A couple of years ago, we had the hit gay TV show Queer Eye for the Straight Guy, and it seemed like every other episode of one of the eighteen hyperpolitical Law & Order variations had some issue concerning homosexuality. Will & Grace was funny for its first couple of years, but it overstayed its welcome by a longshot. Megan Mullaly was the funniest thing about that sitcom—how much of her can one take? However, now it looks like gay is out, at least TV-wise, and this stupid fad is done for a while. (I expect that it will return, but the novelty will have worn off and it will be rejected by most viewers as typical Hollywood political machinations. Say what you will, but 5% is not a very large voting bloc.)
So, what’s the latest human anomaly that’s “in” in Hollywood?
Oh, yeah. “little people” are the latest fad. Boston Legal, which I really love for its irreverance and insouciance, has featured 4’3″ Meredith Eaton-Gilden (who is indeed rather well built and a mini-hottie), whose character is an attorney named Bethany Horowitz, for the past couple of episodes. She and latter-day male Chauvinist pig and prestige Boston law firm partner Denny Crane, played by the re-invented, corpulent, septuagenarian William Shatner, met for lunch in a hilarious blind date scenario. After Denny insulted her size during the date, she filed suit against him, which she dropped when Crane bargained to assist her in a suit in which Horowitz’s client was suing a health insurance company. The growing sexual tension between Horowitz and Crane, coupled with Crane’s obnoxiously hilarious sexist behavior, have kept me in stitches. I do love that show.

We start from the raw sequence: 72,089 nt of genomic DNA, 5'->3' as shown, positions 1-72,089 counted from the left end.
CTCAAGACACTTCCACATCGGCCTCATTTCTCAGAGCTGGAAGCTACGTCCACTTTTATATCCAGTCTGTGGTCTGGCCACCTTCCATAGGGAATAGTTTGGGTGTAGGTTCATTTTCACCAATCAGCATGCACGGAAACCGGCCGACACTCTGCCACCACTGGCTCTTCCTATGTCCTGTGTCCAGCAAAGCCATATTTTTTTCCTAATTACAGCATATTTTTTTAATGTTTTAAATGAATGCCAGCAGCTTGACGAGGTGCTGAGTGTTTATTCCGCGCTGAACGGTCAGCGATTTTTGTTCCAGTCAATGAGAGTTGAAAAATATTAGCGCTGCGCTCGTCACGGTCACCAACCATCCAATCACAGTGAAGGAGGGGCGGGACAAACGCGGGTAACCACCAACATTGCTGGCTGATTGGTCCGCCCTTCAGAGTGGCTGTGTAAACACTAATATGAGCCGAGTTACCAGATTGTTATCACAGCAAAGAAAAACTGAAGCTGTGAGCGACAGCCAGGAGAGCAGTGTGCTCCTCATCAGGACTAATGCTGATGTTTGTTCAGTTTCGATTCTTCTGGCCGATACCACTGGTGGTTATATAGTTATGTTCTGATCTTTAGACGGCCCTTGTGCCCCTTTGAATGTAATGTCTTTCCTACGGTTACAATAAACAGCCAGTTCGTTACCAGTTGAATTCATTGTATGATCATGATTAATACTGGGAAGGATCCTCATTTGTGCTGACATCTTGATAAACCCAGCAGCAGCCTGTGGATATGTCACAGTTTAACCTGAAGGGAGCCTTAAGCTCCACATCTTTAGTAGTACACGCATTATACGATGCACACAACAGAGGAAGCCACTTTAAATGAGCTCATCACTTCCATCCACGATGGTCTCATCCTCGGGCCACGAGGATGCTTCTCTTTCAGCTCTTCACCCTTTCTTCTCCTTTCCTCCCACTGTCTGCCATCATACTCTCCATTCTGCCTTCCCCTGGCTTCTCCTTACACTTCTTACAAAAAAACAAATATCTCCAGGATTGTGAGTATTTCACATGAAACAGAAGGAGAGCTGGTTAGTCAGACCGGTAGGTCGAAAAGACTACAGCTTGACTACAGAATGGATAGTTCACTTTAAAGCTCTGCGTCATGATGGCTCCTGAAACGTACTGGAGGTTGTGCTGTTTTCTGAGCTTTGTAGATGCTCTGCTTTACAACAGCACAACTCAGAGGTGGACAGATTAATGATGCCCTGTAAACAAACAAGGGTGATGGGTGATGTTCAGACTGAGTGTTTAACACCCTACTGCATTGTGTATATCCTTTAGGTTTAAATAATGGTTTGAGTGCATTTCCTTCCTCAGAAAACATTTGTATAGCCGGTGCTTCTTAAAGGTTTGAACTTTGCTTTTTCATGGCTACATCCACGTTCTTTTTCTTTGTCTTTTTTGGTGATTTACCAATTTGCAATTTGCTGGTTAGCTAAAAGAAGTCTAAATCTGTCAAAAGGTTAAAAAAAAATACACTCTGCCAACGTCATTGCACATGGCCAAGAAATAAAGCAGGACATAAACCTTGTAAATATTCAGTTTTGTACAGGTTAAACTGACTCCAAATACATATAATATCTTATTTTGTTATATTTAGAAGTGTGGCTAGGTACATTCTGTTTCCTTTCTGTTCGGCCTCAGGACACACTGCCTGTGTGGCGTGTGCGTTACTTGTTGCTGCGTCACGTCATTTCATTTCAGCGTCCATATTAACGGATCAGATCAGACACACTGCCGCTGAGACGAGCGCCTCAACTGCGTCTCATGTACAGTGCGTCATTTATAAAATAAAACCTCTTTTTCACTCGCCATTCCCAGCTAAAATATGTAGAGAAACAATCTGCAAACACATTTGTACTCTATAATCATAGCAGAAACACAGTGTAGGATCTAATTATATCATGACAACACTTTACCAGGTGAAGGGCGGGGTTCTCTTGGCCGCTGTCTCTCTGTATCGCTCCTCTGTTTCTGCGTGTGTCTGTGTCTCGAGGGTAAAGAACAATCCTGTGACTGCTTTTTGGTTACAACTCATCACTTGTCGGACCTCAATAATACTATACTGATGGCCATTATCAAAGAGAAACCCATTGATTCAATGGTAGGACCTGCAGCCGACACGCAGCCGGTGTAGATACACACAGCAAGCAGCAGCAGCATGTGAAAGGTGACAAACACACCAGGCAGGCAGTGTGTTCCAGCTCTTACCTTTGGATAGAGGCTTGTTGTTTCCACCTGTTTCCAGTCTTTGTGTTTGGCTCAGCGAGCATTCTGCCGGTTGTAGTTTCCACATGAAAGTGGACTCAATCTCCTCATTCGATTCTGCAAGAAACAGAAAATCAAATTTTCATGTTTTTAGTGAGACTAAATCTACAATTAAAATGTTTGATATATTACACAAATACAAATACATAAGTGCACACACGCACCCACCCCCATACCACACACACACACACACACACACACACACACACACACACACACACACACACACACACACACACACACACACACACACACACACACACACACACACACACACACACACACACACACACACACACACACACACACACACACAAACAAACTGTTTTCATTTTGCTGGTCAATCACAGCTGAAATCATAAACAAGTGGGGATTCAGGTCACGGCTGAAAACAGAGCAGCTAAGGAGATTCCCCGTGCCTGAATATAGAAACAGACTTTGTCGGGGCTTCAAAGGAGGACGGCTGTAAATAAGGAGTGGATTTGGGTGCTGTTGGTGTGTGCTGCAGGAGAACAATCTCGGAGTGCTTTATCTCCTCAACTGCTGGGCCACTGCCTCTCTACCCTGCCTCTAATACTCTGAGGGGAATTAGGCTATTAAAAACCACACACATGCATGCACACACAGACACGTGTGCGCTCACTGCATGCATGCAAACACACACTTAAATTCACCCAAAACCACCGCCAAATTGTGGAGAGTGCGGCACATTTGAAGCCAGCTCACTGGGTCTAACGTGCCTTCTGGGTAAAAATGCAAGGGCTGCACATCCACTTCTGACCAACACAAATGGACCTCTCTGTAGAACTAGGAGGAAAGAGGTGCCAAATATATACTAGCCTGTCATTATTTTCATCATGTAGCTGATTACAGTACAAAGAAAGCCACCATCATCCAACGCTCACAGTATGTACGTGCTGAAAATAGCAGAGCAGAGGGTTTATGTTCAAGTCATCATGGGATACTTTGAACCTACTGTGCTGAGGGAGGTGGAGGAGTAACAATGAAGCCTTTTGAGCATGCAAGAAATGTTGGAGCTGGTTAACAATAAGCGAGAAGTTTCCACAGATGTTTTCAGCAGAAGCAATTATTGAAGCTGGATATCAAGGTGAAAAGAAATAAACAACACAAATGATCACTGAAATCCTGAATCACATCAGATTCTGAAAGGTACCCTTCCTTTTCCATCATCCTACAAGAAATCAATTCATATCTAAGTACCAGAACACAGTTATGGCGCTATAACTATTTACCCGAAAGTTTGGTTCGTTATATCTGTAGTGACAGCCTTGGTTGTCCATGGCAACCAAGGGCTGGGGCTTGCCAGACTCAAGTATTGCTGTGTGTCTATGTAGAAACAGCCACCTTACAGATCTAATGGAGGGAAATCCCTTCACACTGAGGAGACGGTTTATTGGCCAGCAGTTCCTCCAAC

Now, I’m watching Bones. A featured character in this week’s episode is the great, four-foot tall, bearded actor Danny Woodburn, who plays a State Department official with a Napoleon complex. You might remember him from Seinfeld, in which he played Kramer’s friend Mickey Abbott. Like Boston Legal, Bones is avoiding the bleeding-heart Hollywood “statement” type treatment of the subject of dwarfism. Praise the Lord and pass the ammuniation.
Now, even Madison Avenue has gotten into the act, with 2’8″ Verne “Mini Me” Troyer doing an insurance commercial.
I’ve got to say that if this is a trend away from political correctness and toward the recognition—and celebration—of individual differences, I’m all for it. If we stop taking this crap so seriously and learn to laugh about things we cannot control, we’ll shuck the neuroses and the excuses and get back to business. Norman Lear boldly broke ground in the 1970s with All in the Family, but since that time no one has had the guts to give us anything but homogenized, politically correct crap. All in the Family made light of our differences, laughed at our bigotry, and gave us cause for introspection with regard to our own prejudices. It faced issues squarely, but with irony and humor. In doing so, it made a strong, yet subtle, statement without taking the high, holier than thou art moral ground. Now, we have to put up with would-be dramas that try to send us advocacy messages for every conceivable minority group as if we were a flock of sheep to be shepherded by the weenies in Hollywood. If the producers of Boston Legal and Bones are—to borrow a Shatner-related phrase—boldly going where no man has gone before (at least in the past 30 years of increasingly obnoxious political correctness), I can only hope that others soon will get the idea.